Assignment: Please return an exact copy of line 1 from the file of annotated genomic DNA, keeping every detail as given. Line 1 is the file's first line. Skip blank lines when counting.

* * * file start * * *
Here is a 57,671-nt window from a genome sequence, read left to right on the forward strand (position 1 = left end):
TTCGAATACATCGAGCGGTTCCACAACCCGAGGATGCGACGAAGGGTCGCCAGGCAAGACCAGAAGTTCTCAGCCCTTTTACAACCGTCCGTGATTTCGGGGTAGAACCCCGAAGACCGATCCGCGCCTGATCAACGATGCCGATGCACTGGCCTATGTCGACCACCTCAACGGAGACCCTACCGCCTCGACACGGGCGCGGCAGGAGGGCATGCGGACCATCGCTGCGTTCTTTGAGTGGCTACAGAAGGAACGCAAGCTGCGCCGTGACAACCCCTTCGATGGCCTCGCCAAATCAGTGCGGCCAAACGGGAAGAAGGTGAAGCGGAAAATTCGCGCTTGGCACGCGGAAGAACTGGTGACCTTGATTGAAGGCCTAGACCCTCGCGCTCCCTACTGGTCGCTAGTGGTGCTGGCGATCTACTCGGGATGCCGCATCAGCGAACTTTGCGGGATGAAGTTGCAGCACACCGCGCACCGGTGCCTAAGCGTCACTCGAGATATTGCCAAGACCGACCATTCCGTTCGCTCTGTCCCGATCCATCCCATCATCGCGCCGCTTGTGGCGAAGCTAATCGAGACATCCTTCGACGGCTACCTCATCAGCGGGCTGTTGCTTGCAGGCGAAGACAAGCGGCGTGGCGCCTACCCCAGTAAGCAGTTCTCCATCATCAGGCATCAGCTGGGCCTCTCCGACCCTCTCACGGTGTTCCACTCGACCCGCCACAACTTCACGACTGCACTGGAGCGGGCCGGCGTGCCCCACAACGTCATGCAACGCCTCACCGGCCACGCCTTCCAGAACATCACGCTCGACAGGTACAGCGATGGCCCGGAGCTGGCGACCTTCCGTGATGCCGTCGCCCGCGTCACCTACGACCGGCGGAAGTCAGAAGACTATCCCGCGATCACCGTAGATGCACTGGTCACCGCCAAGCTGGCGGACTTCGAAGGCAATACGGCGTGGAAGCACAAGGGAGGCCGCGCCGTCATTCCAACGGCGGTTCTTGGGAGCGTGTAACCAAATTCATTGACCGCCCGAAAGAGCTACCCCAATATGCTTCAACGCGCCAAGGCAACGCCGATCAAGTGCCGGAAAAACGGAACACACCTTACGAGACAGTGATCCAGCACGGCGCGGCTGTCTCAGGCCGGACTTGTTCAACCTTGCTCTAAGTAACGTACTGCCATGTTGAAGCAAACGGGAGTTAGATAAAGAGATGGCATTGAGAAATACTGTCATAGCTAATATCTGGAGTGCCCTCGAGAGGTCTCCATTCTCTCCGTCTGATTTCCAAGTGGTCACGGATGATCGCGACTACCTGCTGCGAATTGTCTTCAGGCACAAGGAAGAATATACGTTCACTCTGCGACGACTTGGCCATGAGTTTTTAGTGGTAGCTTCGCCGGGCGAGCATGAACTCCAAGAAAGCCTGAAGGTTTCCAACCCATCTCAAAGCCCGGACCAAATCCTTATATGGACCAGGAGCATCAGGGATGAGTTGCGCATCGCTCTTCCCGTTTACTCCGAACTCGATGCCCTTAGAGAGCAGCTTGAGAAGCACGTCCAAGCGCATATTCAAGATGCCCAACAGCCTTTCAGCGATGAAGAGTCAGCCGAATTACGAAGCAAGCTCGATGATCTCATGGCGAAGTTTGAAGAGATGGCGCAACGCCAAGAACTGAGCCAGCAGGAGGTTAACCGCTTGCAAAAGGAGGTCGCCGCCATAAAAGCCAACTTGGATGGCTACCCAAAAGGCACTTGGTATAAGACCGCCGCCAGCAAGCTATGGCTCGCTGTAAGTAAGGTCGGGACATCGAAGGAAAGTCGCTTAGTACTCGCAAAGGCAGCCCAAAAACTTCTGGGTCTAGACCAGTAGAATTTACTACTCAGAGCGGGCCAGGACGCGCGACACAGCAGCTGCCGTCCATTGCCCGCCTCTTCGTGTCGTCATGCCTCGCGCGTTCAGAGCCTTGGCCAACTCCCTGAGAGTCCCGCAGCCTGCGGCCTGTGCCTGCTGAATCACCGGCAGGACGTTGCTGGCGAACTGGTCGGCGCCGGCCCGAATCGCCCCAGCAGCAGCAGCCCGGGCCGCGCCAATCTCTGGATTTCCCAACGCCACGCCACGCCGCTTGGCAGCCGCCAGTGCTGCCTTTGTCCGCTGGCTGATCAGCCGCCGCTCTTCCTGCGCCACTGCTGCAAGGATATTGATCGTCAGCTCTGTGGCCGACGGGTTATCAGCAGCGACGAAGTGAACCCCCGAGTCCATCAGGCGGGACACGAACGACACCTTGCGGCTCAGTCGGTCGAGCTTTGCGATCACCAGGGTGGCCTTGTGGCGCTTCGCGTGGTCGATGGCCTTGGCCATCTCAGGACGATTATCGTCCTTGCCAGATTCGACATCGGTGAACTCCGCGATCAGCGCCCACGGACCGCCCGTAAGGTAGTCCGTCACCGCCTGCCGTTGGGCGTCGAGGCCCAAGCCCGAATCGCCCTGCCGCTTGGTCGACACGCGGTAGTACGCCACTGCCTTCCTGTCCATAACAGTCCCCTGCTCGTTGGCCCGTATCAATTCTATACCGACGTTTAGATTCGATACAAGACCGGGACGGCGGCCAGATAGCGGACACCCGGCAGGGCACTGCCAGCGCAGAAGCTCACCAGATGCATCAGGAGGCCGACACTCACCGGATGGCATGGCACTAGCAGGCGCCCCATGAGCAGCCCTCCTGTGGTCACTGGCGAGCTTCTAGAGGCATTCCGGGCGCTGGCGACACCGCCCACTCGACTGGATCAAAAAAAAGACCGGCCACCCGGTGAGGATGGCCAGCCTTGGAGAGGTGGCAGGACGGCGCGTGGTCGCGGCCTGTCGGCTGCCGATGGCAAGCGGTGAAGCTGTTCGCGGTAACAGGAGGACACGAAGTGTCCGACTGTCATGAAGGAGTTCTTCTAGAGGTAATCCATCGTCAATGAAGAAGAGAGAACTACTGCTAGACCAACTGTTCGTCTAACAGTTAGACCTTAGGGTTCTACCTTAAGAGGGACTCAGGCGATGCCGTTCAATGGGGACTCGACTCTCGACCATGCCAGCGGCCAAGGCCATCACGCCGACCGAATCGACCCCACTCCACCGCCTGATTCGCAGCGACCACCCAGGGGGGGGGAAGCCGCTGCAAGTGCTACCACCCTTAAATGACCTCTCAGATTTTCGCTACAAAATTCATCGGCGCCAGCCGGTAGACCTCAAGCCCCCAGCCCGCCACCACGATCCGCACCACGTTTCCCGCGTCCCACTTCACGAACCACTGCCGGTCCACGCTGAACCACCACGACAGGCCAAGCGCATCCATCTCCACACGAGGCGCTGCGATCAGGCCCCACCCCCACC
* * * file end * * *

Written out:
Here is a 57,671-nt window from a genome sequence, read left to right on the forward strand (position 1 = left end):